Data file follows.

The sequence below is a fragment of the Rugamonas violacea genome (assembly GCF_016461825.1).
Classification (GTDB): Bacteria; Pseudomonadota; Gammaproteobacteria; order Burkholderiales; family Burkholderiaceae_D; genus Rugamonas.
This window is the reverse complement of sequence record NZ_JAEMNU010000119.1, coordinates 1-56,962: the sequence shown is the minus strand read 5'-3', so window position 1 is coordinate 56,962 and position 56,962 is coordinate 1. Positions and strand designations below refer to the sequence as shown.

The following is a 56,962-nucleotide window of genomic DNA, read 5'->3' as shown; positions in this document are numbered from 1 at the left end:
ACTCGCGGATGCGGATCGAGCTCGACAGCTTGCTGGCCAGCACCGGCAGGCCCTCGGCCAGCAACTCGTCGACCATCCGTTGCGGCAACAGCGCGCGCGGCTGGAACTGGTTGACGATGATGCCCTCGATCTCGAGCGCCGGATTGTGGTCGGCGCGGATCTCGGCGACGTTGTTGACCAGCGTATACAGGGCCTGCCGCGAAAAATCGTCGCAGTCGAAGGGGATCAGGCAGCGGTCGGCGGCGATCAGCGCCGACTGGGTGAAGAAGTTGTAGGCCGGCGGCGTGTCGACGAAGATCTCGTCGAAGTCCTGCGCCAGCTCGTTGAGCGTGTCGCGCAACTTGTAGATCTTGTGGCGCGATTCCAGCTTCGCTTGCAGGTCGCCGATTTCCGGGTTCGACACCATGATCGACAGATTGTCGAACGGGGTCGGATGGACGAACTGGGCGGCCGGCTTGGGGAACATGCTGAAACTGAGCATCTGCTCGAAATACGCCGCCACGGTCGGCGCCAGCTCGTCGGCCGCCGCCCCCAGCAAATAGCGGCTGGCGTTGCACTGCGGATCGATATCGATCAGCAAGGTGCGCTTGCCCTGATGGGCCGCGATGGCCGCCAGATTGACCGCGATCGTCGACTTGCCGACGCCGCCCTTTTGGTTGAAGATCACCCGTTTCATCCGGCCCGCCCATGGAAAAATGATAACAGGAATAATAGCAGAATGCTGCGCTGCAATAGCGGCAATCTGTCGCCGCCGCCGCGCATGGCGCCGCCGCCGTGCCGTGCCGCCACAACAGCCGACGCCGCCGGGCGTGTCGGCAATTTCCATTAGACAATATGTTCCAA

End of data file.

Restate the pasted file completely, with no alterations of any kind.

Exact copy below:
The sequence below is a fragment of the Rugamonas violacea genome (assembly GCF_016461825.1).
Classification (GTDB): Bacteria; Pseudomonadota; Gammaproteobacteria; order Burkholderiales; family Burkholderiaceae_D; genus Rugamonas.
This window is the reverse complement of sequence record NZ_JAEMNU010000119.1, coordinates 1-56,962: the sequence shown is the minus strand read 5'-3', so window position 1 is coordinate 56,962 and position 56,962 is coordinate 1. Positions and strand designations below refer to the sequence as shown.

The following is a 56,962-nucleotide window of genomic DNA, read 5'->3' as shown; positions in this document are numbered from 1 at the left end:
ACTCGCGGATGCGGATCGAGCTCGACAGCTTGCTGGCCAGCACCGGCAGGCCCTCGGCCAGCAACTCGTCGACCATCCGTTGCGGCAACAGCGCGCGCGGCTGGAACTGGTTGACGATGATGCCCTCGATCTCGAGCGCCGGATTGTGGTCGGCGCGGATCTCGGCGACGTTGTTGACCAGCGTATACAGGGCCTGCCGCGAAAAATCGTCGCAGTCGAAGGGGATCAGGCAGCGGTCGGCGGCGATCAGCGCCGACTGGGTGAAGAAGTTGTAGGCCGGCGGCGTGTCGACGAAGATCTCGTCGAAGTCCTGCGCCAGCTCGTTGAGCGTGTCGCGCAACTTGTAGATCTTGTGGCGCGATTCCAGCTTCGCTTGCAGGTCGCCGATTTCCGGGTTCGACACCATGATCGACAGATTGTCGAACGGGGTCGGATGGACGAACTGGGCGGCCGGCTTGGGGAACATGCTGAAACTGAGCATCTGCTCGAAATACGCCGCCACGGTCGGCGCCAGCTCGTCGGCCGCCGCCCCCAGCAAATAGCGGCTGGCGTTGCACTGCGGATCGATATCGATCAGCAAGGTGCGCTTGCCCTGATGGGCCGCGATGGCCGCCAGATTGACCGCGATCGTCGACTTGCCGACGCCGCCCTTTTGGTTGAAGATCACCCGTTTCATCCGGCCCGCCCATGGAAAAATGATAACAGGAATAATAGCAGAATGCTGCGCTGCAATAGCGGCAATCTGTCGCCGCCGCCGCGCATGGCGCCGCCGCCGTGCCGTGCCGCCACAACAGCCGACGCCGCCGGGCGTGTCGGCAATTTCCATTAGACAATATGTTCCAA